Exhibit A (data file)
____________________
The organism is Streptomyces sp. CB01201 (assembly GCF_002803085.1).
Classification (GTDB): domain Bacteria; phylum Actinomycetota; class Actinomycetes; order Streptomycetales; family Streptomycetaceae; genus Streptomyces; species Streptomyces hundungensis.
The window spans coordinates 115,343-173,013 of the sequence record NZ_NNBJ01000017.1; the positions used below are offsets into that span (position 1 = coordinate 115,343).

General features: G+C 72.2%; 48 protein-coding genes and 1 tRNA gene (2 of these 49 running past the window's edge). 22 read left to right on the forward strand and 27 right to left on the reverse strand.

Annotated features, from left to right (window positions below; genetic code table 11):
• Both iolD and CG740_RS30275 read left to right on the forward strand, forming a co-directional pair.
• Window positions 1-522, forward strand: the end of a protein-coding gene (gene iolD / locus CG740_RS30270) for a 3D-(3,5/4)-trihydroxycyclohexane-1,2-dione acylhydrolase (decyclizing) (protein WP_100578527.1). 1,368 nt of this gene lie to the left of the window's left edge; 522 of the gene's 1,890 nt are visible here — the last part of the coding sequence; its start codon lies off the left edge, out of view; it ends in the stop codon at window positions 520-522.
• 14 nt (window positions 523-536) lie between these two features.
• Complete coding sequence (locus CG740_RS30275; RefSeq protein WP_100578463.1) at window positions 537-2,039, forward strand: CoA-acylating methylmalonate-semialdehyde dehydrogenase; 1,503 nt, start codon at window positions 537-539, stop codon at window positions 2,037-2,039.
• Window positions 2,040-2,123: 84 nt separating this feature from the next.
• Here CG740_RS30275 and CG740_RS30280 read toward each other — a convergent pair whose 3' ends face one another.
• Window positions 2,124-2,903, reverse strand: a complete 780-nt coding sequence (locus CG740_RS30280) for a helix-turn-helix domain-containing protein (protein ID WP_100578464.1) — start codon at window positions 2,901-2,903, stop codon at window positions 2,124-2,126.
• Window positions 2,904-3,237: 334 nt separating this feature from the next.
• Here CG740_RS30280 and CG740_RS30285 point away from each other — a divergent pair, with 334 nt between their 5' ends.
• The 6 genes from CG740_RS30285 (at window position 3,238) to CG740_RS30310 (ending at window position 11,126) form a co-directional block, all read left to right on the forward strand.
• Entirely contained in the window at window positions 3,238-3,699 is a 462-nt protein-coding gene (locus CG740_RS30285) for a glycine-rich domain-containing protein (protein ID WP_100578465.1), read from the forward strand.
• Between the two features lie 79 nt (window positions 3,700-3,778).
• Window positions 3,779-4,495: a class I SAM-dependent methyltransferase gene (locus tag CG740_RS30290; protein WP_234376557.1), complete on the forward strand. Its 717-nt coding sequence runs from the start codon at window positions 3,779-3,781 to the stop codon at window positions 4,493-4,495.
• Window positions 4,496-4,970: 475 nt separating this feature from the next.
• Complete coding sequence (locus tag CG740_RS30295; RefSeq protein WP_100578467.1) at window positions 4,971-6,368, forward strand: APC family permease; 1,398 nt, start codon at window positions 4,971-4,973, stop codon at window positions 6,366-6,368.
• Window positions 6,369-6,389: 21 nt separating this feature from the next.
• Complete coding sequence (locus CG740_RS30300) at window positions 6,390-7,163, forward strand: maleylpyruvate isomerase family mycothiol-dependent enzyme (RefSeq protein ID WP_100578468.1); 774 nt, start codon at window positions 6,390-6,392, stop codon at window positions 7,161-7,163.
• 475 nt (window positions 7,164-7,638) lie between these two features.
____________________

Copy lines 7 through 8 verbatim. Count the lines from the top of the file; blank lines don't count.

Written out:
• Window positions 1-522, forward strand: the end of a protein-coding gene (gene iolD / locus CG740_RS30270) for a 3D-(3,5/4)-trihydroxycyclohexane-1,2-dione acylhydrolase (decyclizing) (protein WP_100578527.1). 1,368 nt of this gene lie to the left of the window's left edge; 522 of the gene's 1,890 nt are visible here — the last part of the coding sequence; its start codon lies off the left edge, out of view; it ends in the stop codon at window positions 520-522.
• 14 nt (window positions 523-536) lie between these two features.